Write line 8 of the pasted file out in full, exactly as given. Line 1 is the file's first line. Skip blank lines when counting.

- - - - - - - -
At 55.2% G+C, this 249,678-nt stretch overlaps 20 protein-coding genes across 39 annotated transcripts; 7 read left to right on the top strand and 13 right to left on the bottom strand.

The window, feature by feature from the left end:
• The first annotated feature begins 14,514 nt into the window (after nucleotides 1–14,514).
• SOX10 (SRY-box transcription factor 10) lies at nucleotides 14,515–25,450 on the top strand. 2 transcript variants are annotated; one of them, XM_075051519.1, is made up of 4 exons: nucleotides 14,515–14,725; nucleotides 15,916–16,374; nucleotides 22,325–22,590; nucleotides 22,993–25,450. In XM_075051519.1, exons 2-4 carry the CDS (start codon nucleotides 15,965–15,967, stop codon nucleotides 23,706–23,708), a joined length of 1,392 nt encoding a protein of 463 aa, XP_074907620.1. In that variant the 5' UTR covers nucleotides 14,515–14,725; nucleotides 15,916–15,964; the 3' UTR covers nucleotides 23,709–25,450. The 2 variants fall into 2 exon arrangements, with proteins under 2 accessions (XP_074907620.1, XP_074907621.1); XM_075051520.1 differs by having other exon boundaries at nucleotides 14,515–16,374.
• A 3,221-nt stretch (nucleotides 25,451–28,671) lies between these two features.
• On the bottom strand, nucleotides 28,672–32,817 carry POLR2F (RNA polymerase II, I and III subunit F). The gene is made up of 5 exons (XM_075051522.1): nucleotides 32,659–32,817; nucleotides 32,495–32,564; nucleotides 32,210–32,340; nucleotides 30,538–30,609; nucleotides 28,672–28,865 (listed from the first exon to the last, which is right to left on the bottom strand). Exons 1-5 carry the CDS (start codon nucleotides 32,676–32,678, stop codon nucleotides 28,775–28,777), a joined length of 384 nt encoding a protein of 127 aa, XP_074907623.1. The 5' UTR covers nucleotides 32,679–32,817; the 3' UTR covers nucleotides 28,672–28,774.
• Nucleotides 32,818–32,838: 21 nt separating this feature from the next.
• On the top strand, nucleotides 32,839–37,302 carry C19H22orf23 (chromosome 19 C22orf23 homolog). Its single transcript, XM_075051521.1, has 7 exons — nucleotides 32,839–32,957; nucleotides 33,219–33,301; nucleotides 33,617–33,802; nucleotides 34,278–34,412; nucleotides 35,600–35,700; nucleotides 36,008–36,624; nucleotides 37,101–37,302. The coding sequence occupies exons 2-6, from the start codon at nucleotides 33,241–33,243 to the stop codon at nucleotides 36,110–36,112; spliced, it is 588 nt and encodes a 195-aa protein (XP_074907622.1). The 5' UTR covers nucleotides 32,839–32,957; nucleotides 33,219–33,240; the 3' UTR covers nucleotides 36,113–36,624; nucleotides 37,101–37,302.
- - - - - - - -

• On the top strand, nucleotides 32,839–37,302 carry C19H22orf23 (chromosome 19 C22orf23 homolog). Its single transcript, XM_075051521.1, has 7 exons — nucleotides 32,839–32,957; nucleotides 33,219–33,301; nucleotides 33,617–33,802; nucleotides 34,278–34,412; nucleotides 35,600–35,700; nucleotides 36,008–36,624; nucleotides 37,101–37,302. The coding sequence occupies exons 2-6, from the start codon at nucleotides 33,241–33,243 to the stop codon at nucleotides 36,110–36,112; spliced, it is 588 nt and encodes a 195-aa protein (XP_074907622.1). The 5' UTR covers nucleotides 32,839–32,957; nucleotides 33,219–33,240; the 3' UTR covers nucleotides 36,113–36,624; nucleotides 37,101–37,302.